D: We continually offer support. We have six staff trained as “internal change agents” who offer a lot of support and we are just rolling out our own concept of “ROWE champions.” They will expand the pool of folks who can mentor, coach, and answer questions about ROWE. They were selected because they show passion for moving this forward, and they’re doing this work in addition to their regular jobs.

G: How have you handled compliance with legal, regulatory, or human resources policy that identifies work with hours (such as “overtime” and vacation time)?

D: We worked very closely with our HR department and some of their staff also attended the ROWE trainings. We don’t violate any Fair Labor Standards Act provisions or other regulatory requirements. Everyone must work their full complement of hours.

G: But ROWE is supposed to get rid of the whole idea of hours.

D: As public employees, we must work a full complement of hours. Basically, everybody has to put in their full time. I know it sounds like it’s against the ROWE principles, but this is one adaptation we need to make. In a pure ROWE, you work until you meet your results and you’re done. The truth of the matter is, our work is never done—there’s always too much to do.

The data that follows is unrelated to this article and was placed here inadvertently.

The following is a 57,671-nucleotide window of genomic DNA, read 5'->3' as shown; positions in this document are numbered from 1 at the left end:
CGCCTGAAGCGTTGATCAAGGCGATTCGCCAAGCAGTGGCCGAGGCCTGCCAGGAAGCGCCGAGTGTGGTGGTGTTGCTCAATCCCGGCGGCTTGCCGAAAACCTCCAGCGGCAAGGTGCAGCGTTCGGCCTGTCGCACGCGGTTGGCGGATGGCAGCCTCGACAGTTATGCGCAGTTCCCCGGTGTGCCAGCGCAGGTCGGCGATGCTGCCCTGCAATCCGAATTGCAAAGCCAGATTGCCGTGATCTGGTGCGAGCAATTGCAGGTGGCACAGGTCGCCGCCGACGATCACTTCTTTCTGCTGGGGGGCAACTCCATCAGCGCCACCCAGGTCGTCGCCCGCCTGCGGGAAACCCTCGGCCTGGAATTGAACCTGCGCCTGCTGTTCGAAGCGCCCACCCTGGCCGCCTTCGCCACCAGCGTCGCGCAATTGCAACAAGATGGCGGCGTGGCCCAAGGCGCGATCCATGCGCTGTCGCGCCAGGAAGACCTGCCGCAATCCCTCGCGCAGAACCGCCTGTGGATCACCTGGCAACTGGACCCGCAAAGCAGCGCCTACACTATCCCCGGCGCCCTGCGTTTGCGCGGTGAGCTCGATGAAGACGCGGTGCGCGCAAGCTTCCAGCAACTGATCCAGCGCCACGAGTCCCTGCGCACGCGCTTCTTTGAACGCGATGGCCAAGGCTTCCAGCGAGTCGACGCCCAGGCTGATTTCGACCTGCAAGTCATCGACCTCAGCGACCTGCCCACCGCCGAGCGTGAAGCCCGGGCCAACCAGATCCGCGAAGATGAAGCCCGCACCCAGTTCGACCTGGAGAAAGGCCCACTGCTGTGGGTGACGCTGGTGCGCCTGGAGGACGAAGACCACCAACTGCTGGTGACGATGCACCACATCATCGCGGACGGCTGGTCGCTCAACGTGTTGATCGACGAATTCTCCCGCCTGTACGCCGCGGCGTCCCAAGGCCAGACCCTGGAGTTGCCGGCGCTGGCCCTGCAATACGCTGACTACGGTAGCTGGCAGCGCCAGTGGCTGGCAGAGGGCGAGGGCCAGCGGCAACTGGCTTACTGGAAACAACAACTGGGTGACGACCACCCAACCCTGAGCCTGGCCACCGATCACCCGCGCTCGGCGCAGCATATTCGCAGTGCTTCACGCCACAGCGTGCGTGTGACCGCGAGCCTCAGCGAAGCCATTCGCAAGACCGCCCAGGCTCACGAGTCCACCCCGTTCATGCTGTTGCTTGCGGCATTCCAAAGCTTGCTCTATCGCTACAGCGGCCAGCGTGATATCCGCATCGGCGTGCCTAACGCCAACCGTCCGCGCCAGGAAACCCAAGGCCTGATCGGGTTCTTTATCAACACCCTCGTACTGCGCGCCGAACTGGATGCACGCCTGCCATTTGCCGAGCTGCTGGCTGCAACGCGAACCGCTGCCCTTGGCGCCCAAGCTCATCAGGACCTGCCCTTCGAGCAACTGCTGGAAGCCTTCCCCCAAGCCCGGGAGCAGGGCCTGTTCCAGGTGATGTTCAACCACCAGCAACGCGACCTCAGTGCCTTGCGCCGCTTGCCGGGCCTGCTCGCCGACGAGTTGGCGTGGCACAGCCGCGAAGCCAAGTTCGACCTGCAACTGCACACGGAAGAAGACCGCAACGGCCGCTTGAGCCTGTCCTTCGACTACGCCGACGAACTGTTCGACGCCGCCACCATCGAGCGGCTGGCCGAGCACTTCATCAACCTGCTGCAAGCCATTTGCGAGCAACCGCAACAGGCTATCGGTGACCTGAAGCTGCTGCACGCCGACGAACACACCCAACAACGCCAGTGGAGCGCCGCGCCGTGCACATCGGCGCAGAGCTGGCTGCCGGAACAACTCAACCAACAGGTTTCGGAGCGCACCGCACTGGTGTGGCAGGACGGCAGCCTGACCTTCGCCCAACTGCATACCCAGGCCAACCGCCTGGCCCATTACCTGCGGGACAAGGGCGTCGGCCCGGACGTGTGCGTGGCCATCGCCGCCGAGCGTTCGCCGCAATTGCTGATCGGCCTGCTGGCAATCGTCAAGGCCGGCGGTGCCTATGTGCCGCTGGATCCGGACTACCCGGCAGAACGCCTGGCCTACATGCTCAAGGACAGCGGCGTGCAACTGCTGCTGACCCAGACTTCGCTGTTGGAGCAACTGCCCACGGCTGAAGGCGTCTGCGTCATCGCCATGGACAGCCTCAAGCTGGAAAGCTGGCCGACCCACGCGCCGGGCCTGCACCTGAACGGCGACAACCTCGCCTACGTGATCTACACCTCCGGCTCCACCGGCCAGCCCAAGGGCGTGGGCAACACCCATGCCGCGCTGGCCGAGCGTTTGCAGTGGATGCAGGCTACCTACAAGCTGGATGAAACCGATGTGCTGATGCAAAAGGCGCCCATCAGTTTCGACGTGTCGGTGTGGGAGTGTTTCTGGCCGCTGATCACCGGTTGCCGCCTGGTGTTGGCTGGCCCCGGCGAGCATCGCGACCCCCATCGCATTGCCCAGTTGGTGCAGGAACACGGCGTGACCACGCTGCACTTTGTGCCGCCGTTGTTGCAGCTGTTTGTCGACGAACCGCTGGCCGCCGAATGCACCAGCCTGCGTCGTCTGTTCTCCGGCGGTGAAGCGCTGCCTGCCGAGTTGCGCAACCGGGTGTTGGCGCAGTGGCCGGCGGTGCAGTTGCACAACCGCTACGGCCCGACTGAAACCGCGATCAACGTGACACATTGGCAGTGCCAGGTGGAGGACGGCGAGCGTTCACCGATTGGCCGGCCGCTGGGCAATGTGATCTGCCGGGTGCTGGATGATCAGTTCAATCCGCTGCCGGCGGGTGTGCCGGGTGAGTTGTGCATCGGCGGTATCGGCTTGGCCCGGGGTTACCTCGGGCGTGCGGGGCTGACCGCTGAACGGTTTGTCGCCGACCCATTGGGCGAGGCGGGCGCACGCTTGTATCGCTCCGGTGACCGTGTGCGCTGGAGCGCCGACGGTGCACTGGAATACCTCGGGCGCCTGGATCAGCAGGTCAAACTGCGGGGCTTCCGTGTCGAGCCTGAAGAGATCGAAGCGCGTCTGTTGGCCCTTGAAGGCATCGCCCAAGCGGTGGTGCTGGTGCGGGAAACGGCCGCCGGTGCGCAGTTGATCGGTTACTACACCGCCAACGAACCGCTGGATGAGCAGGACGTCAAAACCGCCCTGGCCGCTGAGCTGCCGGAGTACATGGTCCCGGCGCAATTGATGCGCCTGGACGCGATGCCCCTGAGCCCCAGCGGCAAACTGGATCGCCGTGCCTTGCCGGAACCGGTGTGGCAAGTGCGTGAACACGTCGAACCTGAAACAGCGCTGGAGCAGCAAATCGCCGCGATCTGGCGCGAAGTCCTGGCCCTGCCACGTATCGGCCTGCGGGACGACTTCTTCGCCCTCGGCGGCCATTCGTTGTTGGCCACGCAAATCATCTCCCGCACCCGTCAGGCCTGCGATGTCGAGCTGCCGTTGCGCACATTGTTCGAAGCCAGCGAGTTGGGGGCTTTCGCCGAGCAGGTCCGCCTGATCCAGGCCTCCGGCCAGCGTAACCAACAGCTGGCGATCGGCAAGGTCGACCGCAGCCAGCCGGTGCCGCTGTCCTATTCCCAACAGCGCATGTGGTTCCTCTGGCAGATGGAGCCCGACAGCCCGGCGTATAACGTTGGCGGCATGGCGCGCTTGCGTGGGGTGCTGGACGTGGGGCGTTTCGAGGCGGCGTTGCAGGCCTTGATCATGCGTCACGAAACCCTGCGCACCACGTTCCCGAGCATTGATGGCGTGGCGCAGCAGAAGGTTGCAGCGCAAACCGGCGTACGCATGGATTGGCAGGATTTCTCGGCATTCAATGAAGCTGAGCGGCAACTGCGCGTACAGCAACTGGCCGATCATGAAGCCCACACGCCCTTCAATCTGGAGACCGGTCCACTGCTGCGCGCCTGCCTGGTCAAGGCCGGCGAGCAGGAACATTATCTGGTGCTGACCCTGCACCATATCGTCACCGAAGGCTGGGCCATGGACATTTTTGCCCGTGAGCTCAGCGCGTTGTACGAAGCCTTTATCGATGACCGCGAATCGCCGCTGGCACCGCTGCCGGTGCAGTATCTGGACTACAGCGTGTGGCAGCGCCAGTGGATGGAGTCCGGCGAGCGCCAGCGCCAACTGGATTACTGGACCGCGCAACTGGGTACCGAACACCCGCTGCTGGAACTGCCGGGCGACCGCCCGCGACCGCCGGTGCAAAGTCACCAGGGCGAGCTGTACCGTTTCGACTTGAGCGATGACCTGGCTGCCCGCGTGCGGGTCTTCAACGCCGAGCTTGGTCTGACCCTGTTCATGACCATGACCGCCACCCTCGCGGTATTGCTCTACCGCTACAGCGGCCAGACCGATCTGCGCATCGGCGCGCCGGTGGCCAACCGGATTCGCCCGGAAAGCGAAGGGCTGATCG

But this deviation from pure ROWE has not created any complications for us. We don’t except that people or supervisors are going to be tracking their time minute by minute or hour by hour. We do expect people to be sensible about it and we do expect that they’ll put in their full 40.

G: Have there been any surprises along the way?

D: Too many to detail. I have been surprised by resistance from some staff who appeared to be flexible and resilient. I have also been amazed at how well this works in many of our areas. Our goal is to have it work well everywhere and we will get there. Having migrations take place over two years is a challenge because staff are in so many different places in the change (some migrated, some not) but we have gained great skills in handling just about any issue that comes along. One surprise is the number of "converts" that we see: people who really didn’t like ROWE but have completely changed their minds.

G: How much money has the ROWE initiative cost to implement?

D: Our only cost, because of the grant, has been dedicating our own staff to this.

G: Is this an HR strategy that can work anywhere in government?

D: I honestly believe that it can. But it takes commitment, hard work, and a strong leadership at the top of the organization to ensure that it will happen.

G: What’s your take on the situation in Washington, where the ROWE transition has been halted while a political transition takes place? Any thoughts on how it’s been handled here?

D: I feel very sorry for the folks that were excited and poised to begin working in a ROWE. The delay is unfortunate.

Editor’s note: The “Going ROWE” series will continue to publish so long as the results-only experiment remains under active consideration at OCTO. Check back next Wednesday for the latest update.

Gadi Dechter is Associate Director of Government Reform at American Progress. Please send comments, feedback, tips, and suggestions about this series to [email protected].

More articles in the "Going ROWE" series can be found here.

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Gadi Dechter